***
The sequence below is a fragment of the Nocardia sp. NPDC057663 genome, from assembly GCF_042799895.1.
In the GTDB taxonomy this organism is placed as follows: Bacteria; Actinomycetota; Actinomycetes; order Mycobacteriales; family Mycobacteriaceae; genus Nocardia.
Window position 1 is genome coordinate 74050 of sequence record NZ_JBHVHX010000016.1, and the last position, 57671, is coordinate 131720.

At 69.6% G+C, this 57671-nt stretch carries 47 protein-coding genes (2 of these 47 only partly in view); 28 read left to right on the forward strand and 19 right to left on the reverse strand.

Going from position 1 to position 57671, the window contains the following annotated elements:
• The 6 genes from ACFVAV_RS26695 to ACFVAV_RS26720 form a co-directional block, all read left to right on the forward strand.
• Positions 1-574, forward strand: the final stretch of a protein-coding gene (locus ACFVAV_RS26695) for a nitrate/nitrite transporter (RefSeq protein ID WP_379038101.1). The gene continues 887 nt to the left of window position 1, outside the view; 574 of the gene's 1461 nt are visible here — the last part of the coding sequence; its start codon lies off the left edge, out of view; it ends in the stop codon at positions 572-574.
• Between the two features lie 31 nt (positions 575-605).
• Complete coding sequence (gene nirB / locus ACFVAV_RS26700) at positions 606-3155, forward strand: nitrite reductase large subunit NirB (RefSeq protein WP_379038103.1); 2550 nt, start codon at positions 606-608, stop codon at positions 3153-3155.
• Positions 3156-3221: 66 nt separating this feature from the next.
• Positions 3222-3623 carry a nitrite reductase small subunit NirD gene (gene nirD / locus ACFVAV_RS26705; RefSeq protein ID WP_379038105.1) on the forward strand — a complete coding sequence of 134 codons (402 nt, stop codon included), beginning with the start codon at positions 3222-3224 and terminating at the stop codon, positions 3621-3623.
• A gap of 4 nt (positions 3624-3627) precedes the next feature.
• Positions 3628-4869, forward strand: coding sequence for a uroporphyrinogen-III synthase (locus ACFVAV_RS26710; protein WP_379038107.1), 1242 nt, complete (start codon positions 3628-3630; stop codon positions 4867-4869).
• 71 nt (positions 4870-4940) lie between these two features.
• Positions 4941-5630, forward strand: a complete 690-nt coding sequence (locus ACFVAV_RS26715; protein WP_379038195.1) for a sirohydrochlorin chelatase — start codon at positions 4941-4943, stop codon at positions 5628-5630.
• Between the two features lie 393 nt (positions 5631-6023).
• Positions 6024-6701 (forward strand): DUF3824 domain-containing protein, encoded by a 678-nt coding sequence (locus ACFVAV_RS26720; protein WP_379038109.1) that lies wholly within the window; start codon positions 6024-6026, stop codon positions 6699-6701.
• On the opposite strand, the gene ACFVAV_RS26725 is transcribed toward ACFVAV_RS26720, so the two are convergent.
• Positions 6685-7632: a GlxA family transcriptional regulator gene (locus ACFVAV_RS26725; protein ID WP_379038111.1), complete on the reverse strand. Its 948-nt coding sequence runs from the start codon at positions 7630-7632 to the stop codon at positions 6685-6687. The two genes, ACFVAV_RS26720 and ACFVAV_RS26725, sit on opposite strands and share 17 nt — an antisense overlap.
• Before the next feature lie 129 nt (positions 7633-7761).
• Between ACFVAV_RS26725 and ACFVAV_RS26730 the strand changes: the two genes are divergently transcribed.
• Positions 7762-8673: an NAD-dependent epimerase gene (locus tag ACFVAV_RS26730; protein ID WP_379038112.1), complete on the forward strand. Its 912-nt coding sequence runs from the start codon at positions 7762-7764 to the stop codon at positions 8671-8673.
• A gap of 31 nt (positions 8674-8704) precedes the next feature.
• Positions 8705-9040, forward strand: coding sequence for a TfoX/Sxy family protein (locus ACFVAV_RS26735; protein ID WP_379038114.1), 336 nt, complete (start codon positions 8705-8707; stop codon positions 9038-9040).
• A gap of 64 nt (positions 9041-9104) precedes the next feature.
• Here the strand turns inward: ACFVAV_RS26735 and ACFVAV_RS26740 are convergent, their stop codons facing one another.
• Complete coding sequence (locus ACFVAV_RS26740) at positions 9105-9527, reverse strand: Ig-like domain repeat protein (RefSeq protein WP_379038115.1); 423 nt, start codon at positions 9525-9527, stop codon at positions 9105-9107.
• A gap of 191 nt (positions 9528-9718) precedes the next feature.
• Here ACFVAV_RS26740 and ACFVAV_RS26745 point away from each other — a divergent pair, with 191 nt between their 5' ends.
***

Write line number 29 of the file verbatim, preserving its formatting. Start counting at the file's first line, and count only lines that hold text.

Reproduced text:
• Here ACFVAV_RS26740 and ACFVAV_RS26745 point away from each other — a divergent pair, with 191 nt between their 5' ends.